Plates of Pad Ga Prow consumed: 60
My last month here and the island gave me an amazing farewell. Please read about it in my next post Koh Chang Says Goodbye.
Two weeks before I leave Koh Chang, last Saturday, about 4 days ago, I had my first scooter accident.
It is as if Koh Chang, being the fiery beauty she is, didn’t take my leaving her too well.
I had decided to go to Bang Bao for my day off to to see my friend Su, procure some souvenirs and check the boat schedules/prices that went to Koh Mak – which I was planning to visit after I finished working at The Spa. All went well and I did everything I came to do.
Happenstance had it that I even spent the whole morning with fellow Canadian, Tim, who I was acquainted with but never got to know that well from my visits to the dive shop before. Then Su arrived at the dive shop, we ate and went shopping and talking along the pier. When we were done, we went over to her place at Cliff Cottage and sat in the hammocks overlooking the sea.
I was only going to stay till sunset and leave while there was still a little bit of lingering light in the sky. But things were going so well, so when the opportunity came, I decided to stay and try Roberto’s (my Italian dive instructor’s) pizza before I left. Usually I left that side of the island really early well before sunset, but this time I stayed and decided to drive home after dark. When I left, it started to rain.
It was head-on collision between my scooter and a big truck. However, the accident wasn’t caused by us, but by the inexperienced, irresponsible parties that we were both trying to avoid.
What a crazy night! It was dark and rainy, scooters were flying everywhere and cars were skidding on the corners, it was truly amazing how no one got seriously injured.
There was no way that the truck driver, Phai, could have gone without hitting anything unless his truck was an airplane. Well…he could have driven a little slower and he could have driven a smaller vehicle – which is another thing I don’t understand. Why do they let this huge trucks, that 80% of the time can barely fit within the lines, on this island? They pose such a danger to so many people out there, especially at the speed that some of them are going.
Anyway, looking back he had the following 3 options that day. He would have to either :
Driven into the bush and potentially roll over the female passenger of Scooter A– Her idiot boyfriend was the culprit that started all of this. He had taken the downhill corner too fast, slid all the way across to my side of the road and landed in the bush. She was launched off the back a good 3 metres behind him (right by where I was). I had to stop so she could get up and move safely out of the way. What a jerk.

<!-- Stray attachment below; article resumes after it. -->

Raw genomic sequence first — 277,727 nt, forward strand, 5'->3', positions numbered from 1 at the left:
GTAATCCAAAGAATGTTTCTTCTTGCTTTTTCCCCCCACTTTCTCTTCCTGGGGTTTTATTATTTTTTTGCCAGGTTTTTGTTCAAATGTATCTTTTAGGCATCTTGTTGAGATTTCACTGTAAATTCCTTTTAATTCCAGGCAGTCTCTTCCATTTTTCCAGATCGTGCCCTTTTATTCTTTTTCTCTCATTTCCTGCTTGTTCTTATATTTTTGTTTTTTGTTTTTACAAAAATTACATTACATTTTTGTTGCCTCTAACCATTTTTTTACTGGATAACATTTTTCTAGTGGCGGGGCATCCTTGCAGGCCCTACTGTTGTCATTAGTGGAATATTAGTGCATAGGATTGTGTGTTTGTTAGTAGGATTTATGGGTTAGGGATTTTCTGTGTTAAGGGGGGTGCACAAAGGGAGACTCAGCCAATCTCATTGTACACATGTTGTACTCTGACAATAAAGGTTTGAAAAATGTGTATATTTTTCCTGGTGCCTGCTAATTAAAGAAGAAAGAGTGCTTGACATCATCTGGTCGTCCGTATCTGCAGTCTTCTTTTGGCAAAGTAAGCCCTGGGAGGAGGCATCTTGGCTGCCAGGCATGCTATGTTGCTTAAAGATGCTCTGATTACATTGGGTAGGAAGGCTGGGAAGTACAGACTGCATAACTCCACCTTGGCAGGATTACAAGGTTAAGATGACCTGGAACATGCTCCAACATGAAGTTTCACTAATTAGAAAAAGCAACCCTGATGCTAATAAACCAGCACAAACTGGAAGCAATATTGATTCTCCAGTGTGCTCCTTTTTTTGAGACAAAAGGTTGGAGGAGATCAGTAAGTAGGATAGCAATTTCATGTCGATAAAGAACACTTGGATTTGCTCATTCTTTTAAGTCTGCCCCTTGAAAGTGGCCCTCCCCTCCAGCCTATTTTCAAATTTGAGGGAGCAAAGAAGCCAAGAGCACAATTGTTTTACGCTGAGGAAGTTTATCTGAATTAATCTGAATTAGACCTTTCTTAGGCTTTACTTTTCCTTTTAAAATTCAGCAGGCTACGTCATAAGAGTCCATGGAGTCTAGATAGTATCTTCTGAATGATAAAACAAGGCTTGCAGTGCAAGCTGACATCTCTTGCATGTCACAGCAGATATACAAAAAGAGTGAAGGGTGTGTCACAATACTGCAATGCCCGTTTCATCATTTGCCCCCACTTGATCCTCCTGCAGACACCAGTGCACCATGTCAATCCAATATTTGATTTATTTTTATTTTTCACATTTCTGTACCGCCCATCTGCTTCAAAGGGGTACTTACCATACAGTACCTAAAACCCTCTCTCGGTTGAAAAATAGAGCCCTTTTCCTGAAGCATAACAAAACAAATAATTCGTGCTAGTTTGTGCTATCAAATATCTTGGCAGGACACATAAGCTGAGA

Hit Scooter B and potentially roll over one of their 2 passengers – This was the scooter the truck saw first and was trying to avoid on his side of the road. Scooter B was following Scooter A, saw what happened, didn’t keep their eyes on the road, freaked out, lost control and fell.
Hit Scooter C -Me. I drove up the hill nice and slow like you’re supposed to. I was in exactly the spot you’re supposed to be when you drive a scooter closer to the left side of the road. When the idiots of Scooter A flew right in front of me, I made sure no one was behind me, so I could stop for her to get up. And within a split second around the corner, a truck was coming at me from the front. Had I not jumped off my scooter at the moment I did, I could have been seriously injured too. Had I continued driving, I would have potentially rolled over her hand and maybe have had even more severe impact from that oncoming truck. It was the best option in retrospect.
So how did it happen?
First, he saw Scooter B, tried to avoid hitting them, and took a wide turn and came onto my side of the road and saw me a little too last. He tried to stop, could not, I jumped off and watched my bike get smashed.
There was some confusion to what immediately followed the situation on his part. After he hit my bike, he got out of his car, brushed right past me to the passengers from Scooter A, all apologetic. I don’t blame him, they looked more like people who had just been in an accident, lying on the ground and all.
I didn’t have time to lie on the ground so I stood in disbelief as this dude that almost killed me didn’t even bother to say sorry. They were trying to explain to him that they fell by themselves and that he actually hit me instead. He was obviously having trouble digesting this and looked really confused because here I was geared up in my North Face jacket, long flowy hair without a scratch on my slender bare legs. He did a few takes between me and them, before finally coming to talk to me.